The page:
OTTAWA — A skeptical Harper government will be pressing some of Canada’s closest allies about their deal to prevent Iran from developing nuclear weapons.
The Canadian Press has learned that Prime Minister Stephen Harper will likely discuss the Iran agreement this weekend while he and President Barack Obama are in Panama for the Summit of the Americas.
Similarly, sources say Foreign Affairs Minister Rob Nicholson will discuss the issue next week when G7 foreign ministers meet in the northern German city of Lubeck.
Nicholson has already released a statement expressing skepticism about the deal reached by six countries, including the U.S., with Iran to curb its nuclear program and prevent it from developing atomic weapons.
Israel opposes the accord because it says it will not stop Iran from clandestinely pursuing a bomb. The deal is to be finalized in June.
A senior government official, who was not authorized to discuss the matter publicly and who spoke on condition of anonymity, said Iran would be one of the top international security issues that Harper will discuss at the summit.
It wasn’t clear yet whether Harper would have a formal bilateral meeting with Obama because the details of the prime minister’s itinerary were still being finalized before his Friday departure.
Harper’s office had no comment.
In a statement, the U.S. embassy touted its close ties to Canada.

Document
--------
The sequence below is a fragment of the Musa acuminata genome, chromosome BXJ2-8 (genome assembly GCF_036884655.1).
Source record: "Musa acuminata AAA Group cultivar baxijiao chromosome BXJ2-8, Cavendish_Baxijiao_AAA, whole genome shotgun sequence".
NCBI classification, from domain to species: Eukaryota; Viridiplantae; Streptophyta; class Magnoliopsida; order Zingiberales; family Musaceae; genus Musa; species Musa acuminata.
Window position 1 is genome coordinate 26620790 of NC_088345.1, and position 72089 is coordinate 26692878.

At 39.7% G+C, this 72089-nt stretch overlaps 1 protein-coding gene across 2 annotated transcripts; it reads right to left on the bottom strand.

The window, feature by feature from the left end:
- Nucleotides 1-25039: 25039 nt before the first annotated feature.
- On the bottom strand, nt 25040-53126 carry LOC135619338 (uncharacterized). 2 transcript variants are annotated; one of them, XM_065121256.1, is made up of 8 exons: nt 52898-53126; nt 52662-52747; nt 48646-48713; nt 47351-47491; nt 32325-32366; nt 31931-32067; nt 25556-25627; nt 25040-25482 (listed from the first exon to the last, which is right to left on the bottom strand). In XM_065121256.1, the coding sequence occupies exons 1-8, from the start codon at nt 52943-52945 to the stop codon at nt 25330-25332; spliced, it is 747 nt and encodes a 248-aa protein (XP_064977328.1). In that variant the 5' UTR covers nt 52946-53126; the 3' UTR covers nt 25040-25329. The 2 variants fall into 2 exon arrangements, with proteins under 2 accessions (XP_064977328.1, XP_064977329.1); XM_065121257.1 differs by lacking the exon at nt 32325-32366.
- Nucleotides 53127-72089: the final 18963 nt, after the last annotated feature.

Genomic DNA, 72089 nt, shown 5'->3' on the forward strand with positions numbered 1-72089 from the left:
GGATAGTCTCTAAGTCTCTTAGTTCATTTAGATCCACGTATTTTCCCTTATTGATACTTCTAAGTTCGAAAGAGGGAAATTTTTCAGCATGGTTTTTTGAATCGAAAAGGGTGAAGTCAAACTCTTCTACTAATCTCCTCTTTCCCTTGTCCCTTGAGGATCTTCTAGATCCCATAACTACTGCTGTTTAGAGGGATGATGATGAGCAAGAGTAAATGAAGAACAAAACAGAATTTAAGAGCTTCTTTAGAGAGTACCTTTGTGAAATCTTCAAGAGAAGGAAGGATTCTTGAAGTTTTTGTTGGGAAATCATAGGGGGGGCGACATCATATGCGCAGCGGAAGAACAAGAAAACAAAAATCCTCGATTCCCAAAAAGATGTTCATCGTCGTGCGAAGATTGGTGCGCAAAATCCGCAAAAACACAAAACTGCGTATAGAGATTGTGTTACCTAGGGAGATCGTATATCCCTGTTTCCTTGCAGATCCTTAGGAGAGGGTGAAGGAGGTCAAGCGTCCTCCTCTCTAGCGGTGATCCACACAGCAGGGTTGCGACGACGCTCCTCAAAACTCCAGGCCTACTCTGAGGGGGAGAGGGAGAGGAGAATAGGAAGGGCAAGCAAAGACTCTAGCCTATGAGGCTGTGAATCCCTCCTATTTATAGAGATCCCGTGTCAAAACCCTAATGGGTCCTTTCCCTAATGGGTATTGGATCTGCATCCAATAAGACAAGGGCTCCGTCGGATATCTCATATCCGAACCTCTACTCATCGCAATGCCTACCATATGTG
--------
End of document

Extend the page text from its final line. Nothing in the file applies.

“We routinely hold discussions which include exchanges on matters of global importance, to include Iran, ISIL, and Ukraine,” it said.
A second government official, also not authorized to speak publicly, said Nicholson planned to raise the Iran deal with his G7 counterparts and expects it to be a major topic of discussion during their meetings next week.
Nicholson will express Canada’s “gratitude” for the efforts of the five permanent members of the United Nations Security Council — the U.S., the United Kingdom, France, Russia and China — plus Germany to reach a framework agreement, the source said.
The deal calls for the eventual lifting of sanctions on Iran in exchange for international monitors being granted access to its nuclear facilities. The deal also calls for sanctions to be quickly reinstated if Iran violates any of the specifics of the deal.
Nicholson will seek clarification on the nuts and bolts of the agreement.
“It’s not like we’re completely trying to shut it down,” said one source, “but certainly we want to see the fine print — we want more details.”
Last week, Nicholson reiterated Canada’s long-held view that Iran can only be judged by its actions, stressing that all diplomatic means must be used to prevent it from getting an atomic bomb.
Canada formally severed relations with Iran in September 2012.